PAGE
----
Mirror, Mirror On the Wall

On my dresser stands an inlaid wood frame, which holds a portrait that, judging from its subject's hair and clothes, must surely date from the 1920's. Like those of many people seen in old photos, the age of the woman captured in the portrait is difficult to establish. Somehow, these sepia images seem peopled with creatures much like us but not exactly so. She wears finery and a corsage at her bosom, so perhaps this sitting occurred on her sweet sixteenth birthday. Maybe she has just graduated from high school. She may have just been confirmed or have celebrated her bat mitzvah. I acquired the photo in a roundabout fashion and I haven't a clue whom the young woman is.

I do have this clear image, though, that someone (and I feel certain it was her parents) dressed this young woman up in fine clothes, adorned her with a silk flower and stood to the side, beaming with pride, as the photographer captured that moment in the life of their beloved daughter for posterity's sake. It's a touching image. One is moved by the pride this couple must have felt for their daughter. To them, she must have been the most beautiful girl in the world and I'm sure they told her as much, often.

The truth is, bless her heart, the poor thing is nothing short of plain. Hers is a face only a mother could love. Now, we know, if we've been paying attention at all, that it is not a book's cover that matters, but its contents. Still, I find myself musing over what direction this young woman's life took. Did she believe it when her mother told her she was lovely? Or did she, deep down, have an inkling that, barring some ugly-duckling-esque metamorphosis, she was not going to be the belle of any ball and set about,then, to take advantage of her other natural gifts? Perhaps she was so rich in heart, in soul, in energy, intelligence and personality that her looks were unimportant to potential suitors.

Let's face it, precious few of us belong at the head of the class when it comes to appearance. Most of us rely on the fact that we'll be graded on the curve and end up with C, or maybe a B-. Thankfully, it's very subjective, more ink blot test than true-false quiz. What one person sees in the blot, the next misses entirely.

I'm not sure when I began to sense that I was rather, well, average-looking. I got the requisite positive feedback at home regarding my appearance but I was no fool, I took that with the grain of salt. A mother is required to dole out such praise, it's in the job description.

I often cringe at scenes in movies and television shows that portray one character or another as grossly unattractive. I wonder how it must feel for that actor to know that he or she has been cast specifically for their horseface or rotund physique. I mean, a person of intelligence can portray a moron but makeup and costume can do just so much to alter one's appearance so that if one is cast as the homely woman or the obese man, one can pretty much assume one fits the bill, physically. One could try to view it as making the best of a difficult situation, I suppose, but it can't be easy for the performer. Inside every charactor actor hides a leading man or woman yearning to be free.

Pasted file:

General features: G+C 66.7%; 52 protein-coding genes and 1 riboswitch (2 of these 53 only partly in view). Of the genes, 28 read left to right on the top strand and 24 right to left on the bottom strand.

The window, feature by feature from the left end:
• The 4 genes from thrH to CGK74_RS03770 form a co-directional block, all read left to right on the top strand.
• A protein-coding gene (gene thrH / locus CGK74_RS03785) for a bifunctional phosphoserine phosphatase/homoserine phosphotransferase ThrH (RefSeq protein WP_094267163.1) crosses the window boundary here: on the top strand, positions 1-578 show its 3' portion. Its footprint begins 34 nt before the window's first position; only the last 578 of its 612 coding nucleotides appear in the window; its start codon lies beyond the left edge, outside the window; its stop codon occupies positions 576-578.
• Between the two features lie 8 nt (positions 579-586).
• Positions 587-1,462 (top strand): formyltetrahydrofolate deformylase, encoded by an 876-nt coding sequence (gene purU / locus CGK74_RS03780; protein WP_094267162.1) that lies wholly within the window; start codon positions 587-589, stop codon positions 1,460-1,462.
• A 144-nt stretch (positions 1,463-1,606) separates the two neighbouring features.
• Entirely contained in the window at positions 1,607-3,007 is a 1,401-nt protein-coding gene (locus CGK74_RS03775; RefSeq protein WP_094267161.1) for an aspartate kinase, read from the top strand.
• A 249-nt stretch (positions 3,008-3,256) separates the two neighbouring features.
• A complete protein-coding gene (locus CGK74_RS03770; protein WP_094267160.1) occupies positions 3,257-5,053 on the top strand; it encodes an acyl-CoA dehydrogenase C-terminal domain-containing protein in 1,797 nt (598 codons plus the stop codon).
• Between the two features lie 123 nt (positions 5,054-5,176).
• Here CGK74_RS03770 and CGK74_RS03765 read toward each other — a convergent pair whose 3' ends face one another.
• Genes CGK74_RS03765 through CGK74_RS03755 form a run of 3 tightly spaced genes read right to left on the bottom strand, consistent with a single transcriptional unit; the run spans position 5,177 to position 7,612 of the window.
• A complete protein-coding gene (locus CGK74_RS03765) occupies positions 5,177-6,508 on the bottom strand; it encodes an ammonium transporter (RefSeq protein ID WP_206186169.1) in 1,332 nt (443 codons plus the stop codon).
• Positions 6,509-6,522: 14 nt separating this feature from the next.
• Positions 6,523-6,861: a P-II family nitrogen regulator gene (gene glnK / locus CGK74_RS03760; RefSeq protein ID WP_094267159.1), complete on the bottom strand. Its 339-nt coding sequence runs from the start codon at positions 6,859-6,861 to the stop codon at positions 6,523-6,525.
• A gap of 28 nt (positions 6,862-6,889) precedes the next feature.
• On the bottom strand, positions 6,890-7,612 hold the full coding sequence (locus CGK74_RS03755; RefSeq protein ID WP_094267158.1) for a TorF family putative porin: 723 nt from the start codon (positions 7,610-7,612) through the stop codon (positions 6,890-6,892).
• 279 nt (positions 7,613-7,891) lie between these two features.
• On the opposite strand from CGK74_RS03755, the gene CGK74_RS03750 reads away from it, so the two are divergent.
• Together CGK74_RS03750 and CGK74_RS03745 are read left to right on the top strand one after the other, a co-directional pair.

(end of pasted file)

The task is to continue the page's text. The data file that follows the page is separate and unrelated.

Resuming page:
In a perfect world, each of us would be attractive to the rest of the world one out of every five years. Tall or short, slim or stout, blond or brunette, button-nose or humongous honker, every five years we'd get the opportunity to revel in waves of admiration. I could stand a four-year dry spell if I knew that the Year of the Skinny, Stoop-Shouldered Boy-Next-Door type would follow. That in, say, the year 2000, I'd smile with satisfaction as cooing women admired the atrophied tissue I call my biceps, as they furtively sneaked peeks at my utterly pedestrian buttocks, as they gazed longingly into my blue eyes with the dark circles under them. Such a glorious twelve months would make the dreary 48 that preceded them worth suffering through. At least, we'd all have something to look forward to. With my luck, though, I would finally be given that long-dreamed-of chance of a face-to-face meeting with Helen Hunt...on New Year's Day, 2001! As usual, a day late, if not a dollar short.

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